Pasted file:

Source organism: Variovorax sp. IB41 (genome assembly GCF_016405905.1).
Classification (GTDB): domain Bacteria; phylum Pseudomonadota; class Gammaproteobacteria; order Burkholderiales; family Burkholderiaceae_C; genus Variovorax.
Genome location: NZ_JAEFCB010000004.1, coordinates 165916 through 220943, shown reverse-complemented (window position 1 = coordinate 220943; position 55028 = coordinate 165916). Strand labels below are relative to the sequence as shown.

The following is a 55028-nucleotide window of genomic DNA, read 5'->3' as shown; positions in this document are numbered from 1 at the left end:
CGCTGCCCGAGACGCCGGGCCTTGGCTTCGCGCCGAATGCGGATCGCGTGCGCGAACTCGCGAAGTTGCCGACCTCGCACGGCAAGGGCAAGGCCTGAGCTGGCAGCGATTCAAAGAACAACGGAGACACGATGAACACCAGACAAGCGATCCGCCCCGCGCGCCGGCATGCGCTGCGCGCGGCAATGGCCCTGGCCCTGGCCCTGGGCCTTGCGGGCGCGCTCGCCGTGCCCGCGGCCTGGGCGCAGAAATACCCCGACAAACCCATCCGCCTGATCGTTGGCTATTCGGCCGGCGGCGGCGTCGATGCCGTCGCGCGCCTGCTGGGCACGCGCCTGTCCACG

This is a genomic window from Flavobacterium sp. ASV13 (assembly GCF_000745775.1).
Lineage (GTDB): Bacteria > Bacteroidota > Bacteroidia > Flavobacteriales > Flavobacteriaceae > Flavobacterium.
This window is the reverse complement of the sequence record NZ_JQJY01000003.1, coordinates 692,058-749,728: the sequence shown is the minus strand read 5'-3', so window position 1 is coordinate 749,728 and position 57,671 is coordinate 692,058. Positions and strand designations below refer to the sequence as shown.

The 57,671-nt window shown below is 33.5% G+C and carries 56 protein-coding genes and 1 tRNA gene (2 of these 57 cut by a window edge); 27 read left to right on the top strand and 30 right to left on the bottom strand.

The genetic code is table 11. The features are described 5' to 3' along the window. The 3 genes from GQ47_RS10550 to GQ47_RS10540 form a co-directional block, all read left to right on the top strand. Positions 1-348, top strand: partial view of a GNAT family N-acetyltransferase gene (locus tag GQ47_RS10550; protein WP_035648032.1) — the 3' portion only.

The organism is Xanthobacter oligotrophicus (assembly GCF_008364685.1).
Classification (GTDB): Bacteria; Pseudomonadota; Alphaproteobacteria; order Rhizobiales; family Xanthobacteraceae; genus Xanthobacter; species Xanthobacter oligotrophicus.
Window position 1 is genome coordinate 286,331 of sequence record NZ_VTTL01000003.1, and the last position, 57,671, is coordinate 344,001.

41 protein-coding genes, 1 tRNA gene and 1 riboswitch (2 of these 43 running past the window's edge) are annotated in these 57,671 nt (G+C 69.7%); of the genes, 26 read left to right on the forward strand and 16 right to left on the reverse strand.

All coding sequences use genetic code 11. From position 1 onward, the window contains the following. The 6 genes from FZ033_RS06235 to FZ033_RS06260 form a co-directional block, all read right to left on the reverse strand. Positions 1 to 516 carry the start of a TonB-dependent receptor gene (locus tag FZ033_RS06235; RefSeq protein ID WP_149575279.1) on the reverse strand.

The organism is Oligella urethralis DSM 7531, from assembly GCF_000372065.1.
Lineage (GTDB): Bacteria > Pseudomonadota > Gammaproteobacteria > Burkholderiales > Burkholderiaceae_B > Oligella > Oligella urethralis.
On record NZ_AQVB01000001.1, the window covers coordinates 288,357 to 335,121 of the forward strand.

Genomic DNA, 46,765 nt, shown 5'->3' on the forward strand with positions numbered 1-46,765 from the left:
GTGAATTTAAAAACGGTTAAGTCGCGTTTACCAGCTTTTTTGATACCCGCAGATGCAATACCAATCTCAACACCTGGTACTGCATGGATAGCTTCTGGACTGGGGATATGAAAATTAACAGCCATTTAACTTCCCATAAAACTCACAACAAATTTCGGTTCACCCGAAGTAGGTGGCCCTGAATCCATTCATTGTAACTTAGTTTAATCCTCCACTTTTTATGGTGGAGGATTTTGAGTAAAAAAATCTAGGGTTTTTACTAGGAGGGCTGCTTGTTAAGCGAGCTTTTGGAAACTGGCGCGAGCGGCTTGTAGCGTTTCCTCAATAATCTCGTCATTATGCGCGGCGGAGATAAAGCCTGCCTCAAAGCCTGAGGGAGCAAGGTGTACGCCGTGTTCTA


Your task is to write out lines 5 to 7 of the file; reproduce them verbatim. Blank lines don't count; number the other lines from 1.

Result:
CGCTGCCCGAGACGCCGGGCCTTGGCTTCGCGCCGAATGCGGATCGCGTGCGCGAACTCGCGAAGTTGCCGACCTCGCACGGCAAGGGCAAGGCCTGAGCTGGCAGCGATTCAAAGAACAACGGAGACACGATGAACACCAGACAAGCGATCCGCCCCGCGCGCCGGCATGCGCTGCGCGCGGCAATGGCCCTGGCCCTGGCCCTGGGCCTTGCGGGCGCGCTCGCCGTGCCCGCGGCCTGGGCGCAGAAATACCCCGACAAACCCATCCGCCTGATCGTTGGCTATTCGGCCGGCGGCGGCGTCGATGCCGTCGCGCGCCTGCTGGGCACGCGCCTGTCCACG

This is a genomic window from Flavobacterium sp. ASV13 (assembly GCF_000745775.1).
Lineage (GTDB): Bacteria > Bacteroidota > Bacteroidia > Flavobacteriales > Flavobacteriaceae > Flavobacterium.